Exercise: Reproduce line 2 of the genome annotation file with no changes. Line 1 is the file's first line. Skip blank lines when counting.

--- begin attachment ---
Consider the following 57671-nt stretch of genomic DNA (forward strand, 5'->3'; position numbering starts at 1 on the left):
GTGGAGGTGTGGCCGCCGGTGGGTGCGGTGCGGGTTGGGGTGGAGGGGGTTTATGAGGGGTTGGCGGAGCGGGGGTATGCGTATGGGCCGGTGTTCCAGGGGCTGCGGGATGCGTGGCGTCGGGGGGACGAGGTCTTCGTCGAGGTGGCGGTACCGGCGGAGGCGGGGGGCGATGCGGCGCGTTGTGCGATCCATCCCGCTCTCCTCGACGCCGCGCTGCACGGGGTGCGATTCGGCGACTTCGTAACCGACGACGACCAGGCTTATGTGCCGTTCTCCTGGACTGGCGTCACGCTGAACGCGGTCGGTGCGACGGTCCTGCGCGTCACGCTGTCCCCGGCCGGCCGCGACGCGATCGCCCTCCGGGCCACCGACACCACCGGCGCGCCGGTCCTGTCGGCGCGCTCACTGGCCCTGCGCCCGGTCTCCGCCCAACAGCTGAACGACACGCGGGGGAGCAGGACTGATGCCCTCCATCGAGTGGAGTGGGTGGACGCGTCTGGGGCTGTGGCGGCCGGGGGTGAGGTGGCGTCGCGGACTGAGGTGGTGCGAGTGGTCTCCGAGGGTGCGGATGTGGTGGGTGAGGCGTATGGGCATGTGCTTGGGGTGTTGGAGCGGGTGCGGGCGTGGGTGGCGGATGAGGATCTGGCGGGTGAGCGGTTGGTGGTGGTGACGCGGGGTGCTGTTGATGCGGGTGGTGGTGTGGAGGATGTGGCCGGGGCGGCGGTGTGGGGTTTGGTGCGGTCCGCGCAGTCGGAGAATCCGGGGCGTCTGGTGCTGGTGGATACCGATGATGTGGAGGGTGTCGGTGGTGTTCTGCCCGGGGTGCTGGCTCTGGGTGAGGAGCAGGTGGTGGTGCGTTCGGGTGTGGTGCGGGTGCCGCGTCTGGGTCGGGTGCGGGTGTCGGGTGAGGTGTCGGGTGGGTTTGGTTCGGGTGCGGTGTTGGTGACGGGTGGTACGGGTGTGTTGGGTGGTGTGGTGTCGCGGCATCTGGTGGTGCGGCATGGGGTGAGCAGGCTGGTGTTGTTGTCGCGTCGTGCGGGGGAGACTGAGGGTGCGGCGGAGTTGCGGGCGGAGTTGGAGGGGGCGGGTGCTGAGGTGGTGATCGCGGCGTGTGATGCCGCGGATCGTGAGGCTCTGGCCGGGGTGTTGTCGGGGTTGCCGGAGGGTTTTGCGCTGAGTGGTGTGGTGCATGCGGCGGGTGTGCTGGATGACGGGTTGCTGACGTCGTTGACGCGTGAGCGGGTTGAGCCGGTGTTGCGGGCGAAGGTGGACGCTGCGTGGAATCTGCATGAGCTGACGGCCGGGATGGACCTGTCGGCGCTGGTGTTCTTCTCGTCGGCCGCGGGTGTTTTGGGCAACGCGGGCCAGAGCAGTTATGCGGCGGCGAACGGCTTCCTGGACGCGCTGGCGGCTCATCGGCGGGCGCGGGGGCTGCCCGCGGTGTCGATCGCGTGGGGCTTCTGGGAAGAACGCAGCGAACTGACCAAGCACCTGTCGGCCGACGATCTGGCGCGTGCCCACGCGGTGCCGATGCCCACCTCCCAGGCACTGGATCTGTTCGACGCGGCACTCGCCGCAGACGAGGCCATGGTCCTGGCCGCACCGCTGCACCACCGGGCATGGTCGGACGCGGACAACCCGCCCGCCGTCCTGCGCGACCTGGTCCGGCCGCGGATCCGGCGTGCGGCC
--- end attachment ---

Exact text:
GTGGAGGTGTGGCCGCCGGTGGGTGCGGTGCGGGTTGGGGTGGAGGGGGTTTATGAGGGGTTGGCGGAGCGGGGGTATGCGTATGGGCCGGTGTTCCAGGGGCTGCGGGATGCGTGGCGTCGGGGGGACGAGGTCTTCGTCGAGGTGGCGGTACCGGCGGAGGCGGGGGGCGATGCGGCGCGTTGTGCGATCCATCCCGCTCTCCTCGACGCCGCGCTGCACGGGGTGCGATTCGGCGACTTCGTAACCGACGACGACCAGGCTTATGTGCCGTTCTCCTGGACTGGCGTCACGCTGAACGCGGTCGGTGCGACGGTCCTGCGCGTCACGCTGTCCCCGGCCGGCCGCGACGCGATCGCCCTCCGGGCCACCGACACCACCGGCGCGCCGGTCCTGTCGGCGCGCTCACTGGCCCTGCGCCCGGTCTCCGCCCAACAGCTGAACGACACGCGGGGGAGCAGGACTGATGCCCTCCATCGAGTGGAGTGGGTGGACGCGTCTGGGGCTGTGGCGGCCGGGGGTGAGGTGGCGTCGCGGACTGAGGTGGTGCGAGTGGTCTCCGAGGGTGCGGATGTGGTGGGTGAGGCGTATGGGCATGTGCTTGGGGTGTTGGAGCGGGTGCGGGCGTGGGTGGCGGATGAGGATCTGGCGGGTGAGCGGTTGGTGGTGGTGACGCGGGGTGCTGTTGATGCGGGTGGTGGTGTGGAGGATGTGGCCGGGGCGGCGGTGTGGGGTTTGGTGCGGTCCGCGCAGTCGGAGAATCCGGGGCGTCTGGTGCTGGTGGATACCGATGATGTGGAGGGTGTCGGTGGTGTTCTGCCCGGGGTGCTGGCTCTGGGTGAGGAGCAGGTGGTGGTGCGTTCGGGTGTGGTGCGGGTGCCGCGTCTGGGTCGGGTGCGGGTGTCGGGTGAGGTGTCGGGTGGGTTTGGTTCGGGTGCGGTGTTGGTGACGGGTGGTACGGGTGTGTTGGGTGGTGTGGTGTCGCGGCATCTGGTGGTGCGGCATGGGGTGAGCAGGCTGGTGTTGTTGTCGCGTCGTGCGGGGGAGACTGAGGGTGCGGCGGAGTTGCGGGCGGAGTTGGAGGGGGCGGGTGCTGAGGTGGTGATCGCGGCGTGTGATGCCGCGGATCGTGAGGCTCTGGCCGGGGTGTTGTCGGGGTTGCCGGAGGGTTTTGCGCTGAGTGGTGTGGTGCATGCGGCGGGTGTGCTGGATGACGGGTTGCTGACGTCGTTGACGCGTGAGCGGGTTGAGCCGGTGTTGCGGGCGAAGGTGGACGCTGCGTGGAATCTGCATGAGCTGACGGCCGGGATGGACCTGTCGGCGCTGGTGTTCTTCTCGTCGGCCGCGGGTGTTTTGGGCAACGCGGGCCAGAGCAGTTATGCGGCGGCGAACGGCTTCCTGGACGCGCTGGCGGCTCATCGGCGGGCGCGGGGGCTGCCCGCGGTGTCGATCGCGTGGGGCTTCTGGGAAGAACGCAGCGAACTGACCAAGCACCTGTCGGCCGACGATCTGGCGCGTGCCCACGCGGTGCCGATGCCCACCTCCCAGGCACTGGATCTGTTCGACGCGGCACTCGCCGCAGACGAGGCCATGGTCCTGGCCGCACCGCTGCACCACCGGGCATGGTCGGACGCGGACAACCCGCCCGCCGTCCTGCGCGACCTGGTCCGGCCGCGGATCCGGCGTGCGGCC